I see these poignant prayers on Twitter every now and then. “God willing it won’t be traffic [sic] on Edsa today”. I’m pretty sure such prayers are uttered at least once per 1.3 person per day by the average EDSA motorist. That translates to hundreds of thousands of such prayer said each year in beseeching the Lord to lend his divine hand in the easing of traffic decongestion along Metro Manila’s premier land artery.
“For where two or three have gathered together in My name, I am there in their midst.” – Matthew 18:20
You’d think there would be some results to speak of given such a promise categorically spelt out in the Holy Bible. Certainly the collective prayers of hundreds of thousands of Metro Manila motorists more than meets this simple criteria.
Such is the hopelessness in the plight of even the most well-heeled among Metro Manila residents. No amount of leather upholstery stretched across the interior of a fancy German automobile could ease the wretchedness of being stuck for two hours in an EDSA traffic jam. Traffic is the great Filipino equalizer — a beast that chomps up up to four hours of the average ManileÃ±o’s waking hours, easily. That’s four hours per day that can never be brought back. Twenty five percent of an incomprehsnsible number of sapient beings’ precious hours of lucidity wastes away on the steamy pavement of EDSA every day.
Mantakin mo yan.
Hardly surprising then that God is the default being to which such a hopeless lot turn to. And no less than the top honcho of the Philippines’ premier metropolis has reportedly done just that — though not to ease EDSA’s infernal congestion, but to make it “safer”…
Riding on one of the MMDAâ€™s green open-top pickup trucks, MMDA Chairman Francis Tolentino and Fr. Roderick Castro, parish priest at the Guadalupe Church in Makati, sprinkled holy water along the northbound lane of EDSA on Friday morni[n]g starting from Magallanes in Makati to Balintawak in Quezon City.
Another MMDA convoy, led by General Manager Corazon Jimenez and another priest, sprinkled holy water on the southbound lane of Edsa at the same time.
Tolentino noted that since EDSA, orginally known as Highway 54, was built in the 1940s, the road, now a backbone of Metro Manila traffic, has not been blessed entirely.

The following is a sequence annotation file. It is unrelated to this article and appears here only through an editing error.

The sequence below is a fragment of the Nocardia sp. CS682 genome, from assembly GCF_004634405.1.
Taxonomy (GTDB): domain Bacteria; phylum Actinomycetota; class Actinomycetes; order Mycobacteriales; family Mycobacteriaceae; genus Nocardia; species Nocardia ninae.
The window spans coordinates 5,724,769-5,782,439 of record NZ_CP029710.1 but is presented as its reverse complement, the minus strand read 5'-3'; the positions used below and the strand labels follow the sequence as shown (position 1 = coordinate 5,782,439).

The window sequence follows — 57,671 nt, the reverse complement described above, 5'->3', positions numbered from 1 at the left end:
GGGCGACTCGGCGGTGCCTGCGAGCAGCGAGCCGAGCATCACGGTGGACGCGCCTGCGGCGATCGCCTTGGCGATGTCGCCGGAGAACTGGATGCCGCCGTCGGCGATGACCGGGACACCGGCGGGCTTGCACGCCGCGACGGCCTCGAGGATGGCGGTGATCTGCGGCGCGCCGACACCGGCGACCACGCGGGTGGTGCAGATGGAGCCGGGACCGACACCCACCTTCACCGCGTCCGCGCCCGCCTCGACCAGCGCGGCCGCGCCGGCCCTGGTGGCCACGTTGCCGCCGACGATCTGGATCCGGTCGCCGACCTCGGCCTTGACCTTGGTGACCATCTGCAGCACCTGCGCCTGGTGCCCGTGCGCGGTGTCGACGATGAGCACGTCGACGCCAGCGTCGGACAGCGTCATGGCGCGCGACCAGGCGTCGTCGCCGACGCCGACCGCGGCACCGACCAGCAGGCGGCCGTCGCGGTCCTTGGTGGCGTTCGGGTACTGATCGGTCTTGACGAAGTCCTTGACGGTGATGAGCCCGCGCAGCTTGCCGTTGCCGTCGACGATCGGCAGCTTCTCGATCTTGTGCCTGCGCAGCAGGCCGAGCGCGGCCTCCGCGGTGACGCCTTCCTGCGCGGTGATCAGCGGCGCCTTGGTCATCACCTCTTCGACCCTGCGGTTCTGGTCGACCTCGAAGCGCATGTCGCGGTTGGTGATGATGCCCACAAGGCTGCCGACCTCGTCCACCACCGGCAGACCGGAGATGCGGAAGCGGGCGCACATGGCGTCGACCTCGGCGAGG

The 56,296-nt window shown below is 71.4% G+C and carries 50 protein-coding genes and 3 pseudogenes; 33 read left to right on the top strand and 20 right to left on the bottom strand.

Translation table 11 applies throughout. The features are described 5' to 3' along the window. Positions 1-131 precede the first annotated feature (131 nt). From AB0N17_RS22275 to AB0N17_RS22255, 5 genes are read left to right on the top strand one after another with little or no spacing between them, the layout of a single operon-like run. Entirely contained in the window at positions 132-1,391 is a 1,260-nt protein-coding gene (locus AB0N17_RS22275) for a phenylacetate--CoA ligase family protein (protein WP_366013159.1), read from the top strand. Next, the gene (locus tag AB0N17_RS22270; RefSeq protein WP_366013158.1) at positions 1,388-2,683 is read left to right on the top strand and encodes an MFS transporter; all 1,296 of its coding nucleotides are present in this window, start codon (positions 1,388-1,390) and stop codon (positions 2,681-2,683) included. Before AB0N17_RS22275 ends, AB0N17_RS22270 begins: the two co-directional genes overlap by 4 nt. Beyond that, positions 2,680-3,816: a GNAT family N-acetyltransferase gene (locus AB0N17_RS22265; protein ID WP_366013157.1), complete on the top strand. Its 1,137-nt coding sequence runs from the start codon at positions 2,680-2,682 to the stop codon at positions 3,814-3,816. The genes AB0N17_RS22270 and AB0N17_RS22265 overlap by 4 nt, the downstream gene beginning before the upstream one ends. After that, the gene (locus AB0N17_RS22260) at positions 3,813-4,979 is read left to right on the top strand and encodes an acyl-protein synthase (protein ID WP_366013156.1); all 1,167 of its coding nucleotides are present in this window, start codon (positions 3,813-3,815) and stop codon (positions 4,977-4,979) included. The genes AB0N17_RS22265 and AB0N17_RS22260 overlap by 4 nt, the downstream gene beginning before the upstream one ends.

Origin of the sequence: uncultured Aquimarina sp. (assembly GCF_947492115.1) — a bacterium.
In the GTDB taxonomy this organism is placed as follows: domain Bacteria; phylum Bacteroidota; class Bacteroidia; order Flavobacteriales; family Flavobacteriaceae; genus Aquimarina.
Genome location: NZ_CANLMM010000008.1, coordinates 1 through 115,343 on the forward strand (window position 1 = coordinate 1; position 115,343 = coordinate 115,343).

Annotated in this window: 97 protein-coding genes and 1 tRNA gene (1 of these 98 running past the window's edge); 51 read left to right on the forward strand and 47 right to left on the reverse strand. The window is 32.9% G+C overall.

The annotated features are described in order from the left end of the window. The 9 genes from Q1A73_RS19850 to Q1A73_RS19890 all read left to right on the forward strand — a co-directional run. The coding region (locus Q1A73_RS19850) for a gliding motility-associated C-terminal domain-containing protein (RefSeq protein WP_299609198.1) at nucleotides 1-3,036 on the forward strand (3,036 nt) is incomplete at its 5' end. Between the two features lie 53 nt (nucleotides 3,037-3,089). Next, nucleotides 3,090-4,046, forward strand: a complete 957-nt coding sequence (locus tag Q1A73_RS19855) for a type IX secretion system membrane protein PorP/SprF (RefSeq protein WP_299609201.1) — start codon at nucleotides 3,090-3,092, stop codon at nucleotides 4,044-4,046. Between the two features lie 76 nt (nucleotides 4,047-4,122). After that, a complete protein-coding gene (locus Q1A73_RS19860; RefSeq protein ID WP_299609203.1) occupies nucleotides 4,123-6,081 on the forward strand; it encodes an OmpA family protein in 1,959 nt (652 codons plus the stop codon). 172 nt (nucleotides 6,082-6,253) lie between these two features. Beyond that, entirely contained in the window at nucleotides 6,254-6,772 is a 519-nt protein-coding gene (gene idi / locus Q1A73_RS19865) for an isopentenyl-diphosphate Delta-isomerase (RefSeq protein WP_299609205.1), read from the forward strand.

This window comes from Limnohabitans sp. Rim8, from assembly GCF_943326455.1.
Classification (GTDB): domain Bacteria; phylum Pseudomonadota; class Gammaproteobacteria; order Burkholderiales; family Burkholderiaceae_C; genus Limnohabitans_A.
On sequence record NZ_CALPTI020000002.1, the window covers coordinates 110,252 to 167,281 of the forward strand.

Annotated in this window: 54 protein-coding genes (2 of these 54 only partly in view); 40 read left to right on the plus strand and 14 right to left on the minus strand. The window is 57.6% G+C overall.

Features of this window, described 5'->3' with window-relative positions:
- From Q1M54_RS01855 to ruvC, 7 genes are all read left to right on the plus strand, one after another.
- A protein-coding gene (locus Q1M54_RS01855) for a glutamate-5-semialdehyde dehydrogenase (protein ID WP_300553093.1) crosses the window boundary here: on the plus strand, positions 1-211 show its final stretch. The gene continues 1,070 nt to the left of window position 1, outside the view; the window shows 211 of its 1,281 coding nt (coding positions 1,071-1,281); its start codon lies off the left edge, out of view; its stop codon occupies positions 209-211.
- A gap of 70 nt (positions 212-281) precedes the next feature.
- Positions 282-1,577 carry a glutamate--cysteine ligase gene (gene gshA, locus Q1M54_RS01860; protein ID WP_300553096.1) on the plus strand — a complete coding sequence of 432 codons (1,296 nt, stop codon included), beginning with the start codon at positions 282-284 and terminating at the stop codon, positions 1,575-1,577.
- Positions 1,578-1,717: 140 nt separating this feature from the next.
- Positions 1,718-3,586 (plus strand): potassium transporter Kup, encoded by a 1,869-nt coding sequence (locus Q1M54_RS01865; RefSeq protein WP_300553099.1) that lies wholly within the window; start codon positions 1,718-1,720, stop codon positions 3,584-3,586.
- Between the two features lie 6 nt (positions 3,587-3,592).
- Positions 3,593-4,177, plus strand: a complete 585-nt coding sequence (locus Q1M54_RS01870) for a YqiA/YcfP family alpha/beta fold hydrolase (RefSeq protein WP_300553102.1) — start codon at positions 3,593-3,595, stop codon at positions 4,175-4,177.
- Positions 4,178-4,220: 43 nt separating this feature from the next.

It’s a shame these bozos had not included traffic congestion in the small print of their “blessings”. Perhaps the Filipino’s Roman Catholic god is particular about credentials and would turn the bigger of his infinite ears to the mutterings of his loyal men of the cloth. Suffice to say, the millions of voices coming from despairing motorists that have slogged through EDSA over the decades certainly weren’t enough to move the Lord to apply his kind graces.
Then again the forlorn hopelessness evident in the manner with which Our Lady of Edsa stares down at the automotive cesspool that EDSA had become may have rubbed off on her son. The solution to EDSA’s mess is quite obvious. But to Filipinos who are renowned for an inherent inability to think in terms of systems and, as such, are utterly incapable of implementing systemic solutions, EDSA is just one of those things that they are content to grudgingly live with.
Contrary to popular belief, EDSA is not a monument to that “revoution” Filipinos imagine had happened on its seething pavement back in 1986. The fact is, EDSA’s more enduring role in Philippine society is as a reminder of how consistent failure had become synonymous to “the Philippines” — not much different from the ironic way the 12th of June 1898 has been marked by Filipinos as the start of their on-going celebration of an epic failure to defend their sovereignty.
Fortunately, Filipinos can rest assured that they are “blessed” in their god’s eyes. Because they say so.
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